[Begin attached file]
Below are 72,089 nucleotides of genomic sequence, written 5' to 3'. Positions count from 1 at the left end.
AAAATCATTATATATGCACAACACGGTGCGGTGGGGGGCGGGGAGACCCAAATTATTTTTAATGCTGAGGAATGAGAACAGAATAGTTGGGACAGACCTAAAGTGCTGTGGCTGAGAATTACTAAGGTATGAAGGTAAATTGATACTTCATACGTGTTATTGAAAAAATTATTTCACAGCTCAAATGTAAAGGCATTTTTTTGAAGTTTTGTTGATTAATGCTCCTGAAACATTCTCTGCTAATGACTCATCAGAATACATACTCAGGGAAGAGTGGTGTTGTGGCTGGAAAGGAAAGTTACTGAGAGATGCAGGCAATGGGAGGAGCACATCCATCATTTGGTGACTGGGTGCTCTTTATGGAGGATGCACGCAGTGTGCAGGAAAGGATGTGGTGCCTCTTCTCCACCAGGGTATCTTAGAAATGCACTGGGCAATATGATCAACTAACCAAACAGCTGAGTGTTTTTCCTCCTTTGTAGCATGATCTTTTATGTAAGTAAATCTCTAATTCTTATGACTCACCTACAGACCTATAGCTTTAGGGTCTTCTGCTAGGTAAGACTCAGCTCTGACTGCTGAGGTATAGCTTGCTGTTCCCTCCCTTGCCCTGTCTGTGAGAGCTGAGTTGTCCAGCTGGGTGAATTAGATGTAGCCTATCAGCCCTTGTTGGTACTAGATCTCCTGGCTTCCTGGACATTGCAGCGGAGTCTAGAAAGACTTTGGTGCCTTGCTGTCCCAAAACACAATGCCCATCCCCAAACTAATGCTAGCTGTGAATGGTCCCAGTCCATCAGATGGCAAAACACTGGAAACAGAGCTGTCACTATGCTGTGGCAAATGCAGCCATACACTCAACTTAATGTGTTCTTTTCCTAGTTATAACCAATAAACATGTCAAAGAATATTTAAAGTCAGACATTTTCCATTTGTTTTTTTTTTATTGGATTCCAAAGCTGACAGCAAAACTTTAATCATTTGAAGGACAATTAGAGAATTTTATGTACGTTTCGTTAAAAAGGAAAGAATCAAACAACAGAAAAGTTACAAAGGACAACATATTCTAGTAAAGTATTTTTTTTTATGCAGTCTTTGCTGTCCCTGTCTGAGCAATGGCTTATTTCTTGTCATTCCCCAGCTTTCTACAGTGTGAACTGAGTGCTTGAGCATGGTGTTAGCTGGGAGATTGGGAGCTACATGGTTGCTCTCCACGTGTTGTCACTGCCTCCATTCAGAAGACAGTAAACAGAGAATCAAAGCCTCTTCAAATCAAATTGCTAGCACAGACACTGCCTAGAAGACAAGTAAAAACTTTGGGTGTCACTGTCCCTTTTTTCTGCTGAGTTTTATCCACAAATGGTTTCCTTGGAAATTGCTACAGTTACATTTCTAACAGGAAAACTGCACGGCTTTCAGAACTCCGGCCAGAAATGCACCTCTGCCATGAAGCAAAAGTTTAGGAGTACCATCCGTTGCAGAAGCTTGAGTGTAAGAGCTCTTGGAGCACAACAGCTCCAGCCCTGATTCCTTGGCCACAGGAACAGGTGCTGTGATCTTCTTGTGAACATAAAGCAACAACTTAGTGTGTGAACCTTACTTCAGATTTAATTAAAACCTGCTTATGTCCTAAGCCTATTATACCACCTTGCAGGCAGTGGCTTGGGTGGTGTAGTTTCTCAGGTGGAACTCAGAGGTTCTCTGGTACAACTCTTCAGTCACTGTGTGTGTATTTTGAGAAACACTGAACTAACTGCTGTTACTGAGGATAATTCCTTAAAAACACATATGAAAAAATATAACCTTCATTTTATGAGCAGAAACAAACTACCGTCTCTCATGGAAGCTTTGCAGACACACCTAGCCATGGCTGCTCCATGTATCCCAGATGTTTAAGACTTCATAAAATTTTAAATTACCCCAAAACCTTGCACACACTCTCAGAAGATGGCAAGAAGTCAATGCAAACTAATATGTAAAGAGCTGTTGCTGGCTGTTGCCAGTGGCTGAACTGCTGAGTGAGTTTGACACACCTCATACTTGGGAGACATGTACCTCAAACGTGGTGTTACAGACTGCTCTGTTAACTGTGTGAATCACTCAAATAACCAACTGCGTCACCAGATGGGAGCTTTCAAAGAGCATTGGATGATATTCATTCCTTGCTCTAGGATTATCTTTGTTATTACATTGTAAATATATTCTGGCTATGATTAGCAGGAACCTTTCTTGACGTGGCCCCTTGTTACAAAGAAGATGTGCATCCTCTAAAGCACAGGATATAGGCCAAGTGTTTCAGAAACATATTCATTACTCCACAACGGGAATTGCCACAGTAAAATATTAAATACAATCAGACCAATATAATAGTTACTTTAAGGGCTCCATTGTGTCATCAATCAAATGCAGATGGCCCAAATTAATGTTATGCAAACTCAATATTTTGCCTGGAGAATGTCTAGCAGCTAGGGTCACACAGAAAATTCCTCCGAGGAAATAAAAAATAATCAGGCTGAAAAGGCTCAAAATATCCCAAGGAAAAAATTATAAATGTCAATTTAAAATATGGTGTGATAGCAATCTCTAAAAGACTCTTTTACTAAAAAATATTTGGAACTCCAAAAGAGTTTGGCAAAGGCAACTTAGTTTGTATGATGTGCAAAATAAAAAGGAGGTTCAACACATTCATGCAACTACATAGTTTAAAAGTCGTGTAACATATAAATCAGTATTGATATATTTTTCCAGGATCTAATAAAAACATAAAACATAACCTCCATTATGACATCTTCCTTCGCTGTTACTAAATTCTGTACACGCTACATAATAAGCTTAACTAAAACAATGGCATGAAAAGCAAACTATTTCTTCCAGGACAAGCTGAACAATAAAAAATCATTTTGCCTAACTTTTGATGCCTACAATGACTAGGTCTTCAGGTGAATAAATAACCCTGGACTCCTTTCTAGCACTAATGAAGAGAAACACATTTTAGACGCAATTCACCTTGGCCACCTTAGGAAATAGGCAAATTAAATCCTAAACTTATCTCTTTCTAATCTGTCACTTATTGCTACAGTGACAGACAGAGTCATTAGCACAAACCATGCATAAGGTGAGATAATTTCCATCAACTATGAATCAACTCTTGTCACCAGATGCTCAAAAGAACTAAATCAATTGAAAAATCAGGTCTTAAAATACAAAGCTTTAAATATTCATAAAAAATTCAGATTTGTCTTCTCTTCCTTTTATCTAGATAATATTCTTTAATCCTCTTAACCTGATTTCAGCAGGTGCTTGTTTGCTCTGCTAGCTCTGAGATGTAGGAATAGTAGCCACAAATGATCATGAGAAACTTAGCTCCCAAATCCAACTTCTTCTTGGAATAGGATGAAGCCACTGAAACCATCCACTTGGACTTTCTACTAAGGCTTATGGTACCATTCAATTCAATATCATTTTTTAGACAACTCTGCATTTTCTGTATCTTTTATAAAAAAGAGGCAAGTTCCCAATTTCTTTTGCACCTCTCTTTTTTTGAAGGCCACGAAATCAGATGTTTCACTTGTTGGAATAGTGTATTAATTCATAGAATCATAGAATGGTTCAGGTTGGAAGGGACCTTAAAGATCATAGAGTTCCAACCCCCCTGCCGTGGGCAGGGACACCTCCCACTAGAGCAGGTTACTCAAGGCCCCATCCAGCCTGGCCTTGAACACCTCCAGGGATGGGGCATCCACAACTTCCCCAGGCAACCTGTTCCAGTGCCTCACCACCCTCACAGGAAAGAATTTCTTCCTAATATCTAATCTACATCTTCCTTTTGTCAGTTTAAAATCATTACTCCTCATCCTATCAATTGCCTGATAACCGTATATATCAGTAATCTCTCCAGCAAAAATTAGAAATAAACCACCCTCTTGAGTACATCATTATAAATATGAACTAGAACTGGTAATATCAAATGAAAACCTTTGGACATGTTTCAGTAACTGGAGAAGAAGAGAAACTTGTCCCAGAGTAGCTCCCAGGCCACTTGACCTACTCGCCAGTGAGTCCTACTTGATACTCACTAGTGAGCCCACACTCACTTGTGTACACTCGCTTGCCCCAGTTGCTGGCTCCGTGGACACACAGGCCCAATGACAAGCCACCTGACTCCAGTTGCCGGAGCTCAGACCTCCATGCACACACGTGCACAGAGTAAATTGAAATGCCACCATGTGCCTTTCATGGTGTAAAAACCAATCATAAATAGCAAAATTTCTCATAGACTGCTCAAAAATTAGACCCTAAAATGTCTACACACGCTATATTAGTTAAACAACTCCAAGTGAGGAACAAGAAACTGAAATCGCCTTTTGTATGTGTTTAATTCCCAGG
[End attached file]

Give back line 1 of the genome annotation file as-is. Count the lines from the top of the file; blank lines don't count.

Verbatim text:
Below are 72,089 nucleotides of genomic sequence, written 5' to 3'. Positions count from 1 at the left end.